In the real world, the persistence rate with secukinumab to treat psoriatic arthritis was higher than with ustekinumab.
In the real world, the persistence rate with secukinumab to treat psoriatic arthritis (PsA) was higher than with ustekinumab, according to the results of a retrospective, national, multicenter, cohort study published in Rheumatology.
The European League Against Rheumatism (EULAR) recommends that patients with active peripheral who have an inadequate response to conventional synthetic disease-modifying antirheumatic drugs (DMARDs) be initiated on biological DMARDs (bDMARDs). EULAR has noted that secukinumab and ustekinumab should be preferred in patients with PsA who have skin involvement.
However, there are no head-to-head trials comparing these 2 bDMARDs. Of the few real-world evidence studies, most had fewer than 100 patients enrolled.
The study, across 18 centers in France, included 406 patients who initiated secukinumab (n = 161) or ustekinumab (n = 245) between January 2011 and January 2019 and who had a diagnosis of PsA confirmed by a rheumatologist or who fulfilled the Classification Criteria for Psoriatic Arthritis. These patients were followed for at least 6 months. The primary end point was persistence (ie, time from initiation to discontinuation) at 2 years, and for patients who switched from one therapy to the other, only the first bDMARD was assessed for persistence.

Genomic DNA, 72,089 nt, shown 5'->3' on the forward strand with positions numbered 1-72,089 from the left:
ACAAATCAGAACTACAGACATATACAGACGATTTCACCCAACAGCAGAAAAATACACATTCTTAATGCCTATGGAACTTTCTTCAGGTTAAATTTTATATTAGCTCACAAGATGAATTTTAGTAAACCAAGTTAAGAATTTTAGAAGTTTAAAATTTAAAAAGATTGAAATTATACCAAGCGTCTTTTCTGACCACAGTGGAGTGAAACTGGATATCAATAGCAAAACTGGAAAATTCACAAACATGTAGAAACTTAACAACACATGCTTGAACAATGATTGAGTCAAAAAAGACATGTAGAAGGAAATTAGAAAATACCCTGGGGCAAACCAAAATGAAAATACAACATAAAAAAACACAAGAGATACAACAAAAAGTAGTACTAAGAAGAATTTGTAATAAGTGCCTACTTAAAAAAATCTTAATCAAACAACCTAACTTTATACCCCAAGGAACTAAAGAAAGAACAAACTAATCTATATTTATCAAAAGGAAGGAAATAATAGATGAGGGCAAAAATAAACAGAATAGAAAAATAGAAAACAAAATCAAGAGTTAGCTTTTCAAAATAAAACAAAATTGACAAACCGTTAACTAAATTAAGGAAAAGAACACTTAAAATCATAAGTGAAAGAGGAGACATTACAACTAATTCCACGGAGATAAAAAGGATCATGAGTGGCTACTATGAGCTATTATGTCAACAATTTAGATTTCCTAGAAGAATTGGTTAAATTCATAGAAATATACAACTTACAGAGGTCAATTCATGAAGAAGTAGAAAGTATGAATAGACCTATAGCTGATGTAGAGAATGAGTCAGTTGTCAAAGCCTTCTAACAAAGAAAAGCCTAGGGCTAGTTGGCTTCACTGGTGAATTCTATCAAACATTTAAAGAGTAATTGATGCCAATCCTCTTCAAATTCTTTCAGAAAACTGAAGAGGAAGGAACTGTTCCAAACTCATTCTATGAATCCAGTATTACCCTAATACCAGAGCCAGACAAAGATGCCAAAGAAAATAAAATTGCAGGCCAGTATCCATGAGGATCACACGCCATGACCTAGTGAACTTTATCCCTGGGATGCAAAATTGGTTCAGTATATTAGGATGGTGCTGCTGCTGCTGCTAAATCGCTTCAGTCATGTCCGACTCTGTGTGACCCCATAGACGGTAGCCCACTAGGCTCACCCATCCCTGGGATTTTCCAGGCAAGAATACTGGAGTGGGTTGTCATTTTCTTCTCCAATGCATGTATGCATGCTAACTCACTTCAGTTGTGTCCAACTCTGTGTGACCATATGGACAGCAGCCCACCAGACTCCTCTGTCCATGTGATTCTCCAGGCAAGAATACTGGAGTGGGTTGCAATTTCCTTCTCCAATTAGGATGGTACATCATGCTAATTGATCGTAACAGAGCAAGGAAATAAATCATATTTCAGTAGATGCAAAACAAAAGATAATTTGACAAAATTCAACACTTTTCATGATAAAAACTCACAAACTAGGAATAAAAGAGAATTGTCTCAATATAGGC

After propensity score matching, the ustekinumab and secukinumab groups were not different on baseline characteristics. Less than one-fourth of both groups were bDMARD naive (22% for ustekinumab and 13% for secukinumab).
The median persistence was 9.4 months for ustekinumab and 14.7% for secukinumab, and in the proposenty-score matched analysis the persistence was lower in the ustekinumab group. In the analysis, the persistence rate was 40.9% at 1 year for ustekinumab compared with 59.1% for secukinumab. At 2 years, the rate was 25.5% for ustekinumab compared with 36.9% for secukinumab.
Nearly three-fourths (73.4%) of patients on ustekinumab discontinued the therapy. The most common reason was primary inefficacy (70.6%), followed by secondary inefficacy (21.1%), an adverse event (7.7%), and other causes (remission, 1.6%).
Less than half (45.9%) of patients on secukinumab discontinued. The most common reason was primary inefficacy (60.8%), followed by secondary inefficacy (21.6%), an adverse event (12.2%), and other causes (pregnancy and surgery, 5.4%).
The authors noted the size of the study as a strength, as well as the fact that most of the patients were not eligible for a randomized controlled trial. They did note that there were missing data on some covariates and that the missing data could introduce a bias in estimates.
However, the findings show that secukinumab had a greater persistence rate than ustekinumab in treating PsA, the researchers wrote.
“This study could help the rheumatologist choose the most adequate bDMARDs for patients with PsA in everyday practice,” they concluded.
Letarouilly J-G, Flachaire B, Labadie C, et al. Secukinumab and ustekinumab treatment in psoriatic arthritis: results of a direct comparison. Rheumatology (Oxford). Published online November 24, 2020. doi:10.1093/rheumatology/keaa710